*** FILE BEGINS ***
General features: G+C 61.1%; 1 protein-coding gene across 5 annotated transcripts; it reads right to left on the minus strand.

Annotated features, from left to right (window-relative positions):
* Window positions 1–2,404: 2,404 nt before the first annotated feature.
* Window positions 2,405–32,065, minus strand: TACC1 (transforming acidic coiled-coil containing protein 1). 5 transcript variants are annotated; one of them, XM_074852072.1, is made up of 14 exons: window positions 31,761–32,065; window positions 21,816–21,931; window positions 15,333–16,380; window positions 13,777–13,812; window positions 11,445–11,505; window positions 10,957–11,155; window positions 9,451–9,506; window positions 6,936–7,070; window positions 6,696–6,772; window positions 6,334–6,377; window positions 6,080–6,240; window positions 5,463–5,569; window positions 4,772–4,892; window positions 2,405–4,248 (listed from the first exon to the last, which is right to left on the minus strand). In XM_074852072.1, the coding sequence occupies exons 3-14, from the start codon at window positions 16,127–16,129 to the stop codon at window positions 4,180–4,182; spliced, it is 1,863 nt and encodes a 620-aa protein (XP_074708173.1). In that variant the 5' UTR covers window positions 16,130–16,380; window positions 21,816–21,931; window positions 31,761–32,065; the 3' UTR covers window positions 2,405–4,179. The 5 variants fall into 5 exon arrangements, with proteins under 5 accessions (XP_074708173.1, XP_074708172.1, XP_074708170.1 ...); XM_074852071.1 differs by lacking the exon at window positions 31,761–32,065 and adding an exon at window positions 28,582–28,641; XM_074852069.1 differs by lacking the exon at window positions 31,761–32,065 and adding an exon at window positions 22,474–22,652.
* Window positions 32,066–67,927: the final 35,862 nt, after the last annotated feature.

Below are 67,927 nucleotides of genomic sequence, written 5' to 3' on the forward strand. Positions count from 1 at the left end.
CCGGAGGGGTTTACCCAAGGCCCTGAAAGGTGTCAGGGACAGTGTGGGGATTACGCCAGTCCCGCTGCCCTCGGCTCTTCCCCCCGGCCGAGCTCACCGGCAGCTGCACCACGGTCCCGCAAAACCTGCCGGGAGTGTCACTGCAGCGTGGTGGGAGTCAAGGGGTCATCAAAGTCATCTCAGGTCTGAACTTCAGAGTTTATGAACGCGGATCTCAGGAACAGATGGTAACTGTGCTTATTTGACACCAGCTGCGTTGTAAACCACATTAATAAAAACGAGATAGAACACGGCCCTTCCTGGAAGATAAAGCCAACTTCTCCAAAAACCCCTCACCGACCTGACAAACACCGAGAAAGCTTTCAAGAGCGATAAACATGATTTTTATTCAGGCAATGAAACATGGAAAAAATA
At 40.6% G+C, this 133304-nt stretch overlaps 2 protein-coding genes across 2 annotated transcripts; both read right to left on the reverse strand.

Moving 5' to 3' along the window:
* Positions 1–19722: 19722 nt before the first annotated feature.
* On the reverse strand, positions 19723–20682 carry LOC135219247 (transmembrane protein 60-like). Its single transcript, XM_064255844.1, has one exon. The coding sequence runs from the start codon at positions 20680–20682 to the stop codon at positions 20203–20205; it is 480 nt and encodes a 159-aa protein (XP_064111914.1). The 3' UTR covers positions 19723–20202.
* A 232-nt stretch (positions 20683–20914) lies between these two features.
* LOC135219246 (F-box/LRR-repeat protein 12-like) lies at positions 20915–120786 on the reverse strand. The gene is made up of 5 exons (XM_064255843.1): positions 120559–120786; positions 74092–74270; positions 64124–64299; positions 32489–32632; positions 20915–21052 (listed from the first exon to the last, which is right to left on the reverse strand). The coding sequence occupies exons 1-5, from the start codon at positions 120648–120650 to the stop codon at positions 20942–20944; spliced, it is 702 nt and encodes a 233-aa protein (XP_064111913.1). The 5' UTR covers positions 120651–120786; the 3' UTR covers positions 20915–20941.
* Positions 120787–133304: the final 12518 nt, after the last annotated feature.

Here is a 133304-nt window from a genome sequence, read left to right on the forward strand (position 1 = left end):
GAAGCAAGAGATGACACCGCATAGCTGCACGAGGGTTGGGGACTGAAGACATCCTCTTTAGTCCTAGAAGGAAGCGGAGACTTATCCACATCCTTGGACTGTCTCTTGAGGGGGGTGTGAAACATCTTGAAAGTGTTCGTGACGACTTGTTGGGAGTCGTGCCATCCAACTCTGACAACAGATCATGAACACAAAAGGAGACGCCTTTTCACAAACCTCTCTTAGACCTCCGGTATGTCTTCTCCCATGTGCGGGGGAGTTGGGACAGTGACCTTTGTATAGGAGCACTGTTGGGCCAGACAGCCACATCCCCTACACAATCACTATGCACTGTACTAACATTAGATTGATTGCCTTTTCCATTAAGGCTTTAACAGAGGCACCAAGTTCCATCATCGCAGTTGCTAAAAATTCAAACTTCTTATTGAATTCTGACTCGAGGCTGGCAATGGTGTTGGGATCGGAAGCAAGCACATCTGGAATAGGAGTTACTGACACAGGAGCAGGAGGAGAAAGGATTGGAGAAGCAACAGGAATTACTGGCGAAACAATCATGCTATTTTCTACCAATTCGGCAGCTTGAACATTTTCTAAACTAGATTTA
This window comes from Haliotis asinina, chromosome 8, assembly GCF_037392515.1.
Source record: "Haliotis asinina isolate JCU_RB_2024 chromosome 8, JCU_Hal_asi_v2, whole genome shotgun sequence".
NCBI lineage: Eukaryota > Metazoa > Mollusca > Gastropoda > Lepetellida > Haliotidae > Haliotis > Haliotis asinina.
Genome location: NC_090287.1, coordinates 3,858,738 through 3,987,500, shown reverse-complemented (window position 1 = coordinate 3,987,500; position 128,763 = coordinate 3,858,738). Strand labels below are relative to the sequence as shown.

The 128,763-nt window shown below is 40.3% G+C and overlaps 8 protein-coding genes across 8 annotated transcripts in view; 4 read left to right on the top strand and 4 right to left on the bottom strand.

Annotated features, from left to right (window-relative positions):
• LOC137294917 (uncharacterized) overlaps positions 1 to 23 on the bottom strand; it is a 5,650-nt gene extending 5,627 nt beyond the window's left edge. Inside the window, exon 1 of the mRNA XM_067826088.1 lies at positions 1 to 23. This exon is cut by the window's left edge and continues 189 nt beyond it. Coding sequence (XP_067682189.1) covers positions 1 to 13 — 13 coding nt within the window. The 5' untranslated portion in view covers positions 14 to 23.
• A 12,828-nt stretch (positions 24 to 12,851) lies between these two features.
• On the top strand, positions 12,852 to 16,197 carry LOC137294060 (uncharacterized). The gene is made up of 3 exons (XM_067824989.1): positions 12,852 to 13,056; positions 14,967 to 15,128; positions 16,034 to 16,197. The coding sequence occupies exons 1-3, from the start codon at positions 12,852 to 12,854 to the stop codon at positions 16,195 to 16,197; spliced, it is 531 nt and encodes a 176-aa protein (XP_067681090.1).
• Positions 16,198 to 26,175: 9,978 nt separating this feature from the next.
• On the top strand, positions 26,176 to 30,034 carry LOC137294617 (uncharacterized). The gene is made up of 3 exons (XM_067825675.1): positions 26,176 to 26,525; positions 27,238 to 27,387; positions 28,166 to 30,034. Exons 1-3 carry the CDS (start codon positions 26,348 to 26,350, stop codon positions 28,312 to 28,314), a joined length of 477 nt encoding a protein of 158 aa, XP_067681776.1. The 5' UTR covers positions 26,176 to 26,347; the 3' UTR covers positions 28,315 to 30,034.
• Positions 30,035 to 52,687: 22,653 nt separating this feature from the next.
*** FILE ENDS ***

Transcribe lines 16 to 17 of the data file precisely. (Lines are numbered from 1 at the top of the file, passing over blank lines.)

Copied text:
GAAGCAAGAGATGACACCGCATAGCTGCACGAGGGTTGGGGACTGAAGACATCCTCTTTAGTCCTAGAAGGAAGCGGAGACTTATCCACATCCTTGGACTGTCTCTTGAGGGGGGTGTGAAACATCTTGAAAGTGTTCGTGACGACTTGTTGGGAGTCGTGCCATCCAACTCTGACAACAGATCATGAACACAAAAGGAGACGCCTTTTCACAAACCTCTCTTAGACCTCCGGTATGTCTTCTCCCATGTGCGGGGGAGTTGGGACAGTGACCTTTGTATAGGAGCACTGTTGGGCCAGACAGCCACATCCCCTACACAATCACTATGCACTGTACTAACATTAGATTGATTGCCTTTTCCATTAAGGCTTTAACAGAGGCACCAAGTTCCATCATCGCAGTTGCTAAAAATTCAAACTTCTTATTGAATTCTGACTCGAGGCTGGCAATGGTGTTGGGATCGGAAGCAAGCACATCTGGAATAGGAGTTACTGACACAGGAGCAGGAGGAGAAAGGATTGGAGAAGCAACAGGAATTACTGGCGAAACAATCATGCTATTTTCTACCAATTCGGCAGCTTGAACATTTTCTAAACTAGATTTA
This window comes from Haliotis asinina, chromosome 8, assembly GCF_037392515.1.